Credit rating companies still haven't fully shaken off the bad reputation they got during the 2008 financial crisis, in spite of increased transparency regarding their decision making. Singapore is offering the perfect public relations how-not-to guide when it comes to showing the valuable role ratings can play.
Swiber's court-directed effort to survive marked the third time bondholders in the city-state have gone unpaid over the past 12 months. Of the S$875 million ($653 million) of corporate bonds that have defaulted in the past year, not a single one of the issuers was rated, and most securities went to high-net-worth individuals who aren't always rigorous in checking the financial health of a borrower.
As a result, when things went pear-shaped, the price of those notes dropped very quickly and buyers were thin on the ground, making it nearly impossible for creditors to recover any money.
Bonds with a credit score generally show a smoother trajectory on their way to default.
The reason is simple: As finances deteriorate, companies get downgraded and investors start moving out of the securities. Those who stay on board do so knowing they have a higher risk of losing money.
Swiber, for one, would have arguably been moved to the lowest speculative grade way before it defaulted, giving noteholders ample time to decide whether they wanted to sell or not. In Singapore, where only just over a quarter of corporate bonds are rated by one of the three major firms and there aren't any local outfits, that's hard to judge.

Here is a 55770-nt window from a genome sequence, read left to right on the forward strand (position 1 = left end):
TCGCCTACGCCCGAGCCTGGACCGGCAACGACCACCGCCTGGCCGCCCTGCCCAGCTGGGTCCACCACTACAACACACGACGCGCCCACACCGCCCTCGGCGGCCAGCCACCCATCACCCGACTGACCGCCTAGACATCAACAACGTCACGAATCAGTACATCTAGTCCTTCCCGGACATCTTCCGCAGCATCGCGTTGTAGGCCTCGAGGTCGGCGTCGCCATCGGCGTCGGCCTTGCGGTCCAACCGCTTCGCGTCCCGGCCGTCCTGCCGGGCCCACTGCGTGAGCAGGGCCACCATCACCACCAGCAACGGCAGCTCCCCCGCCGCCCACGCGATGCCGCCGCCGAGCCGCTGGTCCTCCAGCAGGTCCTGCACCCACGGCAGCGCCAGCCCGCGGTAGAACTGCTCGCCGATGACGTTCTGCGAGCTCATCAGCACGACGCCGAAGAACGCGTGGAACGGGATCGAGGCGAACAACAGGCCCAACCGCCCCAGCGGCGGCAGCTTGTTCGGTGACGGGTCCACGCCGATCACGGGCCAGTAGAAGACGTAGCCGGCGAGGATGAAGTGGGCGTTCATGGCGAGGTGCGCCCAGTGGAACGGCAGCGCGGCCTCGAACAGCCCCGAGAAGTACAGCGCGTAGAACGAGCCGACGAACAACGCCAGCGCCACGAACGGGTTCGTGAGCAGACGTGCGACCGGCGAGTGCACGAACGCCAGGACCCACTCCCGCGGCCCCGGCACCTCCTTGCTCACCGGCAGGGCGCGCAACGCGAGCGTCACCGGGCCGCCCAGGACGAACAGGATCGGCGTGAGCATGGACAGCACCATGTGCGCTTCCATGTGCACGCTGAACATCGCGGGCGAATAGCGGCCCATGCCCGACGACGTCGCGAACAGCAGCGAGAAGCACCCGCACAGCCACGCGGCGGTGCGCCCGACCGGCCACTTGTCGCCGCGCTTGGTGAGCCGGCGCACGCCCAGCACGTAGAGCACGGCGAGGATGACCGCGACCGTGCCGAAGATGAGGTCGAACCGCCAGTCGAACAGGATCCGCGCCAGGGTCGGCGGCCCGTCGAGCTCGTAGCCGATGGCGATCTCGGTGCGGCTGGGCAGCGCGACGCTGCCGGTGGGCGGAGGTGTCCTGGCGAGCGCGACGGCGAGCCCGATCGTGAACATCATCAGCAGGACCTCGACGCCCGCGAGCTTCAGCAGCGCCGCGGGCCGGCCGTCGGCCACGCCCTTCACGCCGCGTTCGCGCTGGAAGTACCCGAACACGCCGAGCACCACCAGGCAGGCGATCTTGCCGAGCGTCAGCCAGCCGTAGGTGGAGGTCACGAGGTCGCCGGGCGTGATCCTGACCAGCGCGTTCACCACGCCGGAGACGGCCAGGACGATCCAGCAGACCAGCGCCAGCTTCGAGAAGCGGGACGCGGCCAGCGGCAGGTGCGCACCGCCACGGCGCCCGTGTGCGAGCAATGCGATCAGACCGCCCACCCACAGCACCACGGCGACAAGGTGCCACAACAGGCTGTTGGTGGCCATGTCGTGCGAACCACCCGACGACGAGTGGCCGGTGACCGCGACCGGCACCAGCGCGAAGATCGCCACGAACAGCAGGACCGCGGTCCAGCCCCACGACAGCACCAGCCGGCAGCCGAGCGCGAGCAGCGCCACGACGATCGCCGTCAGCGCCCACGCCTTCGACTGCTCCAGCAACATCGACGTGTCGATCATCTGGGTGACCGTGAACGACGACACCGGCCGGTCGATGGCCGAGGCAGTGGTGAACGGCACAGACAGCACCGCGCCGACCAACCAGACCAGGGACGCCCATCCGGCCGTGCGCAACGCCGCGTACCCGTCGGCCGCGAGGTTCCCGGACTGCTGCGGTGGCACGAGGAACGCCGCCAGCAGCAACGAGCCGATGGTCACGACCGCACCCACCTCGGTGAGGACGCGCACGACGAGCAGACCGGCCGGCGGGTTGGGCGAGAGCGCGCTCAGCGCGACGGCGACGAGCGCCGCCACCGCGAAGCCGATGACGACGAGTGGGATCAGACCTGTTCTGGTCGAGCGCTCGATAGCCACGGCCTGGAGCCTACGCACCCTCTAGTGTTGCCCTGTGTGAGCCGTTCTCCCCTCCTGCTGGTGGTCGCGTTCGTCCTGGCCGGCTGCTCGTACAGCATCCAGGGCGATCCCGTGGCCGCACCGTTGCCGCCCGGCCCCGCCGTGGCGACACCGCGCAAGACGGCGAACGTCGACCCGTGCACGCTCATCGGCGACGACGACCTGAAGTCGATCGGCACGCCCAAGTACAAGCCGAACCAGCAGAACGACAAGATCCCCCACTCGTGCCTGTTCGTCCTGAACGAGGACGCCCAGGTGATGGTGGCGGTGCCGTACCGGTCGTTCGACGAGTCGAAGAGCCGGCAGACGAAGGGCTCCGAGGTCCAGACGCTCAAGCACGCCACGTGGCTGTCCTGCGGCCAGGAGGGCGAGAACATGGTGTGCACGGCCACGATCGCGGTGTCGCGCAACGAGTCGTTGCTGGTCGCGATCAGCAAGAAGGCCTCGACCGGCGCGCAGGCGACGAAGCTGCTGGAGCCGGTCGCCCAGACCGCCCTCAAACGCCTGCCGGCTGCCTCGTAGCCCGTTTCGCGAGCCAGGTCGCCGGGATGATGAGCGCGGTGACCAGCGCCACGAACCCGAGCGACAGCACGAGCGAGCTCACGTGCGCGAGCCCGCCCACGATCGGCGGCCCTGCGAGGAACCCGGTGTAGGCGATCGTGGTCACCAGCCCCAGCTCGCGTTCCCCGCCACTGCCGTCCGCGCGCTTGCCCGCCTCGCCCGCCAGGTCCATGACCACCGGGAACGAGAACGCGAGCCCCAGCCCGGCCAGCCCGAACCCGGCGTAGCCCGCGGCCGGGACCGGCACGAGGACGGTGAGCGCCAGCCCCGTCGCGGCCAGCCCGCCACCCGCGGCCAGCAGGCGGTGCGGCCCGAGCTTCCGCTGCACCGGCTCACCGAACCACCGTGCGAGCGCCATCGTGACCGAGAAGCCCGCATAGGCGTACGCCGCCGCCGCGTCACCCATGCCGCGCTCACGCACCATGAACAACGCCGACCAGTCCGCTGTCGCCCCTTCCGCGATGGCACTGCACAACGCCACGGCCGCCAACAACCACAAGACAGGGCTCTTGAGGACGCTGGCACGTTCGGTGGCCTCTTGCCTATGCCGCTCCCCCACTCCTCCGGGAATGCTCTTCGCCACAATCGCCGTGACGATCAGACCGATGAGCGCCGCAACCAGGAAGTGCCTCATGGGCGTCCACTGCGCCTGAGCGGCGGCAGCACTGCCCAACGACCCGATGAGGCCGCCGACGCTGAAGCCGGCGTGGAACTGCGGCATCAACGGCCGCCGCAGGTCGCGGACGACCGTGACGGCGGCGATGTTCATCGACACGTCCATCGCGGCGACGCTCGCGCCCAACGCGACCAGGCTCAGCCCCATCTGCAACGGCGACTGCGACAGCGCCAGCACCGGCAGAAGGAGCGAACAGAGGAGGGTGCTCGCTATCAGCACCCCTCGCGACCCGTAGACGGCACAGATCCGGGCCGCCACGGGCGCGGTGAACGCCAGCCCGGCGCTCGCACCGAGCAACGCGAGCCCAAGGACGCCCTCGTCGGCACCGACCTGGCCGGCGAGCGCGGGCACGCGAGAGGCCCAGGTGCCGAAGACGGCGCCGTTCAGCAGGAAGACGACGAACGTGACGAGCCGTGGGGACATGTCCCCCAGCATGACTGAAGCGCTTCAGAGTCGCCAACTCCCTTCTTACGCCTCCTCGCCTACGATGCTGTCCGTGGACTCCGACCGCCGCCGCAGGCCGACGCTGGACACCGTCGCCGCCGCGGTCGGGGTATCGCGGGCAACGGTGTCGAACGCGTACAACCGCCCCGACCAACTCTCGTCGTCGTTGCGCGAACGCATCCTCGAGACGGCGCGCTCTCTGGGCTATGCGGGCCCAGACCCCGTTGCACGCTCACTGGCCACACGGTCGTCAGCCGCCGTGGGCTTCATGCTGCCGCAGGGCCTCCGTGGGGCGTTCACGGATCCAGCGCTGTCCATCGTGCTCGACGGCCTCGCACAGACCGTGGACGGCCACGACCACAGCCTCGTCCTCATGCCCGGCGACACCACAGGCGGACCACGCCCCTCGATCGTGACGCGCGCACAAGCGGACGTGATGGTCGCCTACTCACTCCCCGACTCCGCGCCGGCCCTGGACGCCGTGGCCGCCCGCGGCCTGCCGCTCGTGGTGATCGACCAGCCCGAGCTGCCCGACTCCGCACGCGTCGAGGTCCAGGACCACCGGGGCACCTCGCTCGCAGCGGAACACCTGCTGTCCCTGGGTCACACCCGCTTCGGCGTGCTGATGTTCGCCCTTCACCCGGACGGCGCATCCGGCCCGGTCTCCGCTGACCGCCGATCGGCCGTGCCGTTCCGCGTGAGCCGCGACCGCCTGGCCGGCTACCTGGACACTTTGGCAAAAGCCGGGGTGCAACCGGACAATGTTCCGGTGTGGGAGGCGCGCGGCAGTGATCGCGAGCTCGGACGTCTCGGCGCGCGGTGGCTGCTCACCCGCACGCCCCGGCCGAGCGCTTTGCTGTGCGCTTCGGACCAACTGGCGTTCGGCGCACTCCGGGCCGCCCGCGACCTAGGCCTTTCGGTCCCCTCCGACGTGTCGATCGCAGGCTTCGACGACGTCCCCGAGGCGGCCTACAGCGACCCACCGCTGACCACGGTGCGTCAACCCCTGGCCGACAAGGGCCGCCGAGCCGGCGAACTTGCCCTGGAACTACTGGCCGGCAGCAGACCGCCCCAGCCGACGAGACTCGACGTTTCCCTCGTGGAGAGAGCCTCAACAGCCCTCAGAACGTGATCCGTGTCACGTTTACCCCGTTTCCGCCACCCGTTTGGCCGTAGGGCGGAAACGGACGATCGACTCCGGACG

While there's no regulatory requirement that companies get graded in the U.S. and Europe, the rules on what investment funds can buy often reference a minimum credit score, which creates an incentive for borrowers to get one.
In Singapore, most of the very riskiest bonds end up in the hands of wealthy individuals, who are expected to be savvy about their investments but who also get loans from their banks to buy even more debt and boost returns. Perhaps the Monetary Authority of Singapore should consider a rule that states that private banks can only provide leverage for notes that are rated a certain level. That could minimize the fallout from default cases such as Swiber and fish meal producer Pacific Andes.
One downside could be for the banks themselves. Under current rules, lenders can rely on their internal credit assessments when a company isn't graded by an external firm. Agencies such as Fitch, Moody's and S&P tend to downgrade issuers faster than a bank would and might sometimes force the hand of credit officers who may otherwise have been more complacent.
Actually, that's not really a downside. It would only mean that banks' shareholders wouldn't be surprised by large loans suddenly defaulting either. And as any financial institution should know, that's never a bad thing.
This column does not necessarily reflect the opinion of Bloomberg LP and its owners.
To contact the author of this story:
Christopher Langner in Singapore at firstname.lastname@example.org
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Katrina Nicholas at email@example.com